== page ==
Navigating Allergen Awareness in Your Restaurant

 Implementing food-allergy friendly policies in restaurants can save lives.

The Sergio Lopez Food Allergy Awareness Act is a Texas law that made Texas one of a handful of states requiring restaurants to post educational materials about food allergens, risks, symptoms of allergy attacks, and first aid. The Act became law several years after Sergio Alexander Lopez died from anaphylactic shock after eating a taco that contained peanuts. Lopez, a 24-year old music teacher with a peanut allergy, had confirmed with the restaurant several times that the taco was peanut free, but shortly after consuming it, he went into a coma and passed away a few days later.

The restaurant later defended themselves by explaining that Lopez had asked if the taco had peanuts, when it didn’t. It had peanut butter…

It may seem obvious that a dish containing peanut butter would present a problem for someone with a peanut allergy. However unfortunate, this shocking level of ignorance isn’t uncommon in the food world and this ignorance can and has cost the lives of customers and the reputations of restaurants. And that’s why more and more restaurants are committed to educating their staff and customers about food allergies. Here’s what restaurant owners and food manufacturers need to know about allergies.

What is an Allergy?

An allergy occurs because of an autoimmune response to something in the environment. The body’s immune system is supposed to fight off foreign and dangerous substances that can harm the body, but for some people, that same system is hardwired to recognize innocent materials as dangerous.

When people come into contact with these materials, for example pollen, dust mites, peanuts, or milk, their immune system mounts a response that ranges from mild to severe. People with more mild allergies may develop hives, stomach cramps, vomiting, or nasal congestion. However, allergies can also cause severe swelling. When this occurs in the throat, it’s called anaphylaxis and can lead to death.

Mild allergy symptoms can be treated with antihistamines, like Benydryl. When an allergy is severe, a shot of epinephrine, from an Epi-Pen, can reverse throat swelling and allow airways to open again, saving lives (although even after epinephrine is administered, someone who experienced a severe reaction should still be examined by emergency services). Most severe allergy sufferers carry an Epi-Pen with them wherever they go. Thirty five states allow public entities, like restaurants, to keep an emergency Epi-Pen on hand in case of emergencies. Restaurant owners should check their state’s laws and determine if it’s worthwhile for them to keep an Epi-Pen in stock in case a diner goes into anaphylactic shock.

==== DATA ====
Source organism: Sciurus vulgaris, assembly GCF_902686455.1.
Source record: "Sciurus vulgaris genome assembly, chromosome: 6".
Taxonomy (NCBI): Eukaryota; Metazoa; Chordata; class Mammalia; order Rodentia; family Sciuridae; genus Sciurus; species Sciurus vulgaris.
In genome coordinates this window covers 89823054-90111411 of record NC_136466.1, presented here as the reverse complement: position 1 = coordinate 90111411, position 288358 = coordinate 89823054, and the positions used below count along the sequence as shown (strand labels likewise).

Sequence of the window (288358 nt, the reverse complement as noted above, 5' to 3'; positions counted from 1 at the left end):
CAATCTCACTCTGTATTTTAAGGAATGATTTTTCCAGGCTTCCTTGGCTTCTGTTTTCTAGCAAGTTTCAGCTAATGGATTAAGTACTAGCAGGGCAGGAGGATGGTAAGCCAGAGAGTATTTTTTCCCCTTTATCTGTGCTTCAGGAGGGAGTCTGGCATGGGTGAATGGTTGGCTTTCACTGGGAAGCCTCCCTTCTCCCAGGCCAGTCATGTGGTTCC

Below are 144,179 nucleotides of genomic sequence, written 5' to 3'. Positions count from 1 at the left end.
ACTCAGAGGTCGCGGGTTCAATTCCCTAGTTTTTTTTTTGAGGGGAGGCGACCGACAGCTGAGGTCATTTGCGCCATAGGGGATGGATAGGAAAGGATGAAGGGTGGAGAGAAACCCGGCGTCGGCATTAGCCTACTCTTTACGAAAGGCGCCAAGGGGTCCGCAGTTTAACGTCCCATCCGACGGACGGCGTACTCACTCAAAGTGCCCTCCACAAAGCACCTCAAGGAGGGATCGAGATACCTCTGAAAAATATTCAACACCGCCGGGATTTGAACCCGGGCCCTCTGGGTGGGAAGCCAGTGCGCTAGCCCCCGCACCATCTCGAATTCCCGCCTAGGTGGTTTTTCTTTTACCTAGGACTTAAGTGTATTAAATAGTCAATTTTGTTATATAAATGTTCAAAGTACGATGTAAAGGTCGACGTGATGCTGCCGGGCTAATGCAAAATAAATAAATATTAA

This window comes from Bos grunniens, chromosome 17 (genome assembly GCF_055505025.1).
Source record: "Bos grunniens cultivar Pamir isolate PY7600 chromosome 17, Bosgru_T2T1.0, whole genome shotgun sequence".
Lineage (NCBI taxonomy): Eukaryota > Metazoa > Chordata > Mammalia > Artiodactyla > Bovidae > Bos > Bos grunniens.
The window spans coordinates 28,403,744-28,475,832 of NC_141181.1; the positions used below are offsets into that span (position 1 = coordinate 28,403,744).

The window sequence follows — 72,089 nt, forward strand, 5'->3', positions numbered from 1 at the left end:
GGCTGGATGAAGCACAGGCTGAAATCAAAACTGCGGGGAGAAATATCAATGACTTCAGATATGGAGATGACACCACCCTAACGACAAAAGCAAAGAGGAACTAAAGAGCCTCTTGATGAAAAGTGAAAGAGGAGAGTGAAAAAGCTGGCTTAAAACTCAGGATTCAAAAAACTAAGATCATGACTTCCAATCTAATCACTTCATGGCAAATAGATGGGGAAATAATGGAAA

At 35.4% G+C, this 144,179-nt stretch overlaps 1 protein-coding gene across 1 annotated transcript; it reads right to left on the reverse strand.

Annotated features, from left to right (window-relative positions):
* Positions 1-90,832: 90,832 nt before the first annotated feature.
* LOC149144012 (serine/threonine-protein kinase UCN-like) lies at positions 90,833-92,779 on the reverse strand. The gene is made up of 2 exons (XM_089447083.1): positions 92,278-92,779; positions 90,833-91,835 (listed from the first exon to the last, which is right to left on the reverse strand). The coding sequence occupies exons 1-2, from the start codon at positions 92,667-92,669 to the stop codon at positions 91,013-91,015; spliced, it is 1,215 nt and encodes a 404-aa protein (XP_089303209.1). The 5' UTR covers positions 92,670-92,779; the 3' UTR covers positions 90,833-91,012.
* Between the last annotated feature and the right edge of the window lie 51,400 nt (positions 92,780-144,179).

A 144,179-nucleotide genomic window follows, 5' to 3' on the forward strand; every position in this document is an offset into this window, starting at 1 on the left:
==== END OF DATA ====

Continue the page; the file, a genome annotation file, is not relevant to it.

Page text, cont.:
How Common are Food Allergies?

According to CDC data, more than 15 million Americans suffer from food allergies and the numbers are rising every year. One out of every 20 babies and 6% of adults – in America – are allergic to something. In addition, allergies are responsible for approximately 30,000 emergency department visits and 150–200 deaths each year. More worrisome to restaurateurs is that about half of the fatal food allergy reactions that have occurred over a 13-year period were caused by food from a restaurant or other food service establishment.

The Big Nine

So, it’s important to know, which foods tend to be allergy prone. It turns out that 90% of allergies stem from nine food categories, which are sometimes referred to as the “Big Nine.” They include:

  • Dairy: Around six million Americans have a dairy allergy. This form of allergy is more common in young children and babies, and many outgrow it in their early childhood. People who are allergic to dairy are reacting to either the casein, which is the part of the milk that curdles, or the whey, which is the liquid part of the milk. Many with dairy allergies are sensitive to sheep and goat milk, as well as cow’s milk. Some people with milk allergies have a delayed reaction allergy where they experience severe stomach upset hours after consuming dairy.
  • Eggs: Around 1-2% of American children are allergic to eggs. Most only experience hives and skin irritation, but some have more severe or deadly reactions to eating eggs. People with egg allergies are typically only reactive to the whites of the eggs, but since it’s impossible to completely separate them from the yolk, they are usually advised to avoid eggs altogether.
  • Peanuts: Although peanuts aren’t the most common allergen among the Big Nine, they are the most likely to cause anaphylaxis. Peanuts are a common ingredient in some forms of Asian cuisine, like Thai, so it may be better for people with severe peanut allergies to avoid these restaurants altogether, especially if they are sensitive to inhaling peanut dust in the air as well.